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The Pastel Journal

The Pastel Journal

Summer 2021
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Pastel Journal covers topics of interest to working pastelists as well as those who work in pastel as an additional medium along with those who are just experimenting with the medium.

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United States
Peak Media Properties, LLC
$10.13(Incl. tax)
$38(Incl. tax)
6 Issues

in this issue

2 min.
good bones

A painting is not unlike a house. When a house on the market is described as having “good bones,” it usually means that the building is structurally and architecturally sound—that, although it may need some cosmetic attention, it won’t require major repairs to make it a comfortable place to call home. Like a house, an effective painting has good bones—a strong design that draws in viewers and then holds their attention. A super-sized painting can command attention, so too can a piece of art with flashy color or unflinching content, but a painting that’s well-composed doesn’t necessarily require any further bravado to catch—and delight—the eye. To build a solid foundation for a painting, artists have a lot of compositional tools at their disposal—among them are balance and proportion, movement and rhythm,…

1 min.
the pastel society annual exhibition 2021

Like many other organizations over the past year, in response to the pandemic, The Pastel Society in the U.K. chose to present its 2021 annual show exclusively online. Even so, the organization, which was founded in 1898, considered the event as successful as ever. It even broadened the scope of entries to include artists beyond its members and to add new prizes for emerging artists. The exhibition opened with comments from actor Griff Rhys Jones, who said, “There is nothing as inspiring as looking at this exhibition and seeing what can be achieved.” Halla Shafey, winner of the Artists & Illustrators award for her painting A Walk in the Fields (opposite), said this of her work: “This painting is inspired by my close connection to nature, my meditations, my philosophy in life—that…

1 min.
master pastels in your home studio

In Albert Handell’s new instructional DVD, the artist reveals his painting process, some finely honed tricks of the trade and more. Pause, rewind and watch as many times as you need—“Albert Handell Mastering Pastels” (Liliedahl, 2020, $117) will reveal more about the pastel medium with each viewing and is available as a digital download or as a DVD. With more than three hours of content, the film contains a full step-by-step demonstration, an interview with the artist, a digital gallery with some of Handell’s most celebrated work and a tribute video from his 2019 PleinAir Magazine Lifetime Achievement Award. Handell starts his demonstration by choosing a scene and walking the viewer through steps for finding the best composition. He also discusses organization strategies, such as his “hunter-gatherer” technique for pastel sticks. After…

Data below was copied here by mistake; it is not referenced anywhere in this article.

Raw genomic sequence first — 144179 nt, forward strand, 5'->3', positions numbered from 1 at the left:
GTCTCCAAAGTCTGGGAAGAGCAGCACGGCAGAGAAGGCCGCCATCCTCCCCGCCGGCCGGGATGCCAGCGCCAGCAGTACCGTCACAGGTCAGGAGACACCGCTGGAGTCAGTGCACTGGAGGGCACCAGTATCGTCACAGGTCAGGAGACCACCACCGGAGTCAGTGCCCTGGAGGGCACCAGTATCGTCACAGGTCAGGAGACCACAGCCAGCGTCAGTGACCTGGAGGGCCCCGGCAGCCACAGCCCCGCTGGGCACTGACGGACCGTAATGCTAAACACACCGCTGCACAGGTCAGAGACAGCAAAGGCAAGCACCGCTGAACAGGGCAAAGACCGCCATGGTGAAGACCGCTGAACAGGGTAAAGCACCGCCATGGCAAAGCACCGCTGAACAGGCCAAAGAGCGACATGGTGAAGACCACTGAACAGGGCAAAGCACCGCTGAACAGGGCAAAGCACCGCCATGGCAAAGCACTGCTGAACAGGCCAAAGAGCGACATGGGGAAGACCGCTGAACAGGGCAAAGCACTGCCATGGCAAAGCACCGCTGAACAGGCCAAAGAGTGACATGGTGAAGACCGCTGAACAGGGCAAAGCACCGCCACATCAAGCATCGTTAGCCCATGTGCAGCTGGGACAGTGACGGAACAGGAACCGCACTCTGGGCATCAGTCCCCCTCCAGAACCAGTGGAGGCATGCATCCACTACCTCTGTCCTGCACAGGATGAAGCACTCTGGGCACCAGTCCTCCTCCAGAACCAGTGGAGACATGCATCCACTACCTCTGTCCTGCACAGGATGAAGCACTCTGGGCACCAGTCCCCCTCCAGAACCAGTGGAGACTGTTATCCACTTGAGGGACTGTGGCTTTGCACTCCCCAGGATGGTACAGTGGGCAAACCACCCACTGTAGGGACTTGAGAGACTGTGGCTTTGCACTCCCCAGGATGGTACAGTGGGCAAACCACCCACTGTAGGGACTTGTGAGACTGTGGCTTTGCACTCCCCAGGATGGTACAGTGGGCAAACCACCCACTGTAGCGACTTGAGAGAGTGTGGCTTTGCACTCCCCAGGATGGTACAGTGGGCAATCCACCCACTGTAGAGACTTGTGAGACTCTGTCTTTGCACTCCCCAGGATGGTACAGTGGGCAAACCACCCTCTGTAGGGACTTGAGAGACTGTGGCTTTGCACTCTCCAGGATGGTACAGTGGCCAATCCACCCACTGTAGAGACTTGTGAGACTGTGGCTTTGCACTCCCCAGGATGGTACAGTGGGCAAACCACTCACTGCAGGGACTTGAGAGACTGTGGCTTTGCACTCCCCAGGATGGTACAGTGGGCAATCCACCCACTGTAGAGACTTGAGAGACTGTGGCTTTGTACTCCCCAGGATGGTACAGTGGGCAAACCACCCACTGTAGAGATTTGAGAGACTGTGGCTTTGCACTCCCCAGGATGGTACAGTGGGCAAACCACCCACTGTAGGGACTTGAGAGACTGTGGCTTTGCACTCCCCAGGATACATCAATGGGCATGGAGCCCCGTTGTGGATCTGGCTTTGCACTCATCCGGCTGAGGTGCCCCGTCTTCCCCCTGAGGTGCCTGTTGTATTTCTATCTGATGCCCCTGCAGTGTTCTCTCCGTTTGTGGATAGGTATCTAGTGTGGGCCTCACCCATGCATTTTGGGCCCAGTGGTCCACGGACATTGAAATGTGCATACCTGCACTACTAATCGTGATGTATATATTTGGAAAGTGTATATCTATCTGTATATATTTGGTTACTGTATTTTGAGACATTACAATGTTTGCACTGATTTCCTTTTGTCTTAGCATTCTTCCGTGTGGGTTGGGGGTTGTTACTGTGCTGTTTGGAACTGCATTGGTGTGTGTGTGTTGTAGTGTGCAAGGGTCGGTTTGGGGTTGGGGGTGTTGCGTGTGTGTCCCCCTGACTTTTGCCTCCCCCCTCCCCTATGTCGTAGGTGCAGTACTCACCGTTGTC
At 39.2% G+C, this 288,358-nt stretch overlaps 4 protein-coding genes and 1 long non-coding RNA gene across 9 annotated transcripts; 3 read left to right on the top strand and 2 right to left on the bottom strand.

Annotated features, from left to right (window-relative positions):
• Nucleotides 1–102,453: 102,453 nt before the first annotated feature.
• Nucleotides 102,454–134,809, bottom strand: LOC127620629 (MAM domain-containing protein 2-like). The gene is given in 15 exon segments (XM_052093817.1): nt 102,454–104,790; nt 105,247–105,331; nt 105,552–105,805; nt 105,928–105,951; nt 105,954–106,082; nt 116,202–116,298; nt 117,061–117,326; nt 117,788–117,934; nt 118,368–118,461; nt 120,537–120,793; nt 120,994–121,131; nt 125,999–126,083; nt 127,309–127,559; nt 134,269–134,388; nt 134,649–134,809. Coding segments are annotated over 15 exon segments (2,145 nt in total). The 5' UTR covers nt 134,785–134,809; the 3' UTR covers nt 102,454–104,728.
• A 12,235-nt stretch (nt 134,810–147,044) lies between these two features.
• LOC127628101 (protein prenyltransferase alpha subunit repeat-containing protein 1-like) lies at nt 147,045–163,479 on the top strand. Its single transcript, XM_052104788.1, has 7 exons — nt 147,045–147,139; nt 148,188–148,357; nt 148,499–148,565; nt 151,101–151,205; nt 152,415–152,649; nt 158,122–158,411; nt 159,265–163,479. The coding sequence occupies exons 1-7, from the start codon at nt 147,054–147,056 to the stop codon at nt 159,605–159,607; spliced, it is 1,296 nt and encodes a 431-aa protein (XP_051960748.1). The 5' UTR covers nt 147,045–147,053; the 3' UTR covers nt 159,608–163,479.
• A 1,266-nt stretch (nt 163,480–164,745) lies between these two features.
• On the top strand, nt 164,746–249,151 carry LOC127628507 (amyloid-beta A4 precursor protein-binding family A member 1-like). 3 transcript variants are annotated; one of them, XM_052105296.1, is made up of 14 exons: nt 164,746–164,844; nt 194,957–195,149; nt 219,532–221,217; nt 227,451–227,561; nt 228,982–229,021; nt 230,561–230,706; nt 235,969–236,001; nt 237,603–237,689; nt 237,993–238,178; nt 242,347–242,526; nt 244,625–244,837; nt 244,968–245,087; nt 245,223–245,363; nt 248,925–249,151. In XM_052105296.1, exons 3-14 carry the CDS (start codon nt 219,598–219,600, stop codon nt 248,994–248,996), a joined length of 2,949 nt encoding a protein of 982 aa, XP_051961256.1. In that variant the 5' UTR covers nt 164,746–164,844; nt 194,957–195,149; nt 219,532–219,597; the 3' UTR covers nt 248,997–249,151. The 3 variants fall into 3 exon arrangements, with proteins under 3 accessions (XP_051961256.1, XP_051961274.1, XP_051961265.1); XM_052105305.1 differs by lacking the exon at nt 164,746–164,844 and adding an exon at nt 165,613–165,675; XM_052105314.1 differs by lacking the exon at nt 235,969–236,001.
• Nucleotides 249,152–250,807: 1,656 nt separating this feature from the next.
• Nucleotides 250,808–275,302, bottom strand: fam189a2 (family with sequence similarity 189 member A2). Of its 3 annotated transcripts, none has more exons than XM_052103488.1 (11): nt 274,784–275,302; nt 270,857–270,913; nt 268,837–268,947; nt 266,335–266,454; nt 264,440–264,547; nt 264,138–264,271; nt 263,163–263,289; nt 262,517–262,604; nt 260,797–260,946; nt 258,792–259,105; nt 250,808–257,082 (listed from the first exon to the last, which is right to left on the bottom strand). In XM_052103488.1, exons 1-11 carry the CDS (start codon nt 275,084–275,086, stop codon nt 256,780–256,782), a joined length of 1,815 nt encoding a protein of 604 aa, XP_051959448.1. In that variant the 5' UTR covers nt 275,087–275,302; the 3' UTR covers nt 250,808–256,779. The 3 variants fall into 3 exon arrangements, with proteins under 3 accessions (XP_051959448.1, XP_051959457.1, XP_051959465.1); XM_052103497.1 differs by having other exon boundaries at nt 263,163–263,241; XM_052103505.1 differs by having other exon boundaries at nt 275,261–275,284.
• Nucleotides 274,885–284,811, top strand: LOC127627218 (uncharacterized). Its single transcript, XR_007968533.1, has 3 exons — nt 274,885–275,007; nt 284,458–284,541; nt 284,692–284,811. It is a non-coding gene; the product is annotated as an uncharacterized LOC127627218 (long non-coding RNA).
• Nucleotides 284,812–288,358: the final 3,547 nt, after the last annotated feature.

1 min.
what’s online

How to Paint Underwater Scenes Michele Poirier-Mozzone shares her process for capturing colorful underwater scenes that are filled with dazzling light effects. artistsnetwork.com/go/underwater-scenes Brilliant Pastel Art From the Masters Get inspired by some of the most famous pastel artists of all time, including Edgar Degas, Odilon Redon, Mary Cassatt and more. artistsnetwork.com/go/famous-pastels 10 Dos and Don’ts for Your Pastel Art Learn the rules like a pro so you can break them like an artist. Ready, set, go! artistsnetwork.com/go/pastel-rules…

1 min.
in memoriam: victor ambrus

Celebrated artist Victor Ambrus gained recognition for his work in a variety of media. A prolific illustrator of history, folk tales and children’s books, Ambrus also became well known for his appearances on the British television archaeology series Time Team, on which he rendered pictures of how sites under excavation may have once looked. A charming and modest man, Ambrus was an Associate of the Royal College of Art and a Fellow of both the Royal Society of Arts and the Royal Society of Painters, Etchers and Engravers. An enthusiast of pastel, he was active in The Pastel Society in the U.K., serving as its vice president from 2002 to 2007. His work was featured in the June 2012 issue of Pastel Journal. Ambrus had been suffering from Parkinson’s disease, but he…

4 min.
venetian reset

During the autumn of 1879, James McNeill Whistler went to Venice. His time in Italy was preceded by a series of high-profile misfortunes, including a characteristically spectacular falling out with a wealthy patron and the loss of his new home in London, resulting from the most famous trial in art history. In 1877, John Ruskin, the preeminent art critic of the 19th century, published a scathing review of Whistler’s painting, and the following year Whistler sued him for libel. Whistler, ever theatrical, envisioned the proceedings as a means of promotion. When Ruskin’s counsel established that the artist was asking 200 guineas for a painting that took only two days to create, Whistler parried, “I ask it for the knowledge I have gained in the work of a lifetime.” Whistler won his…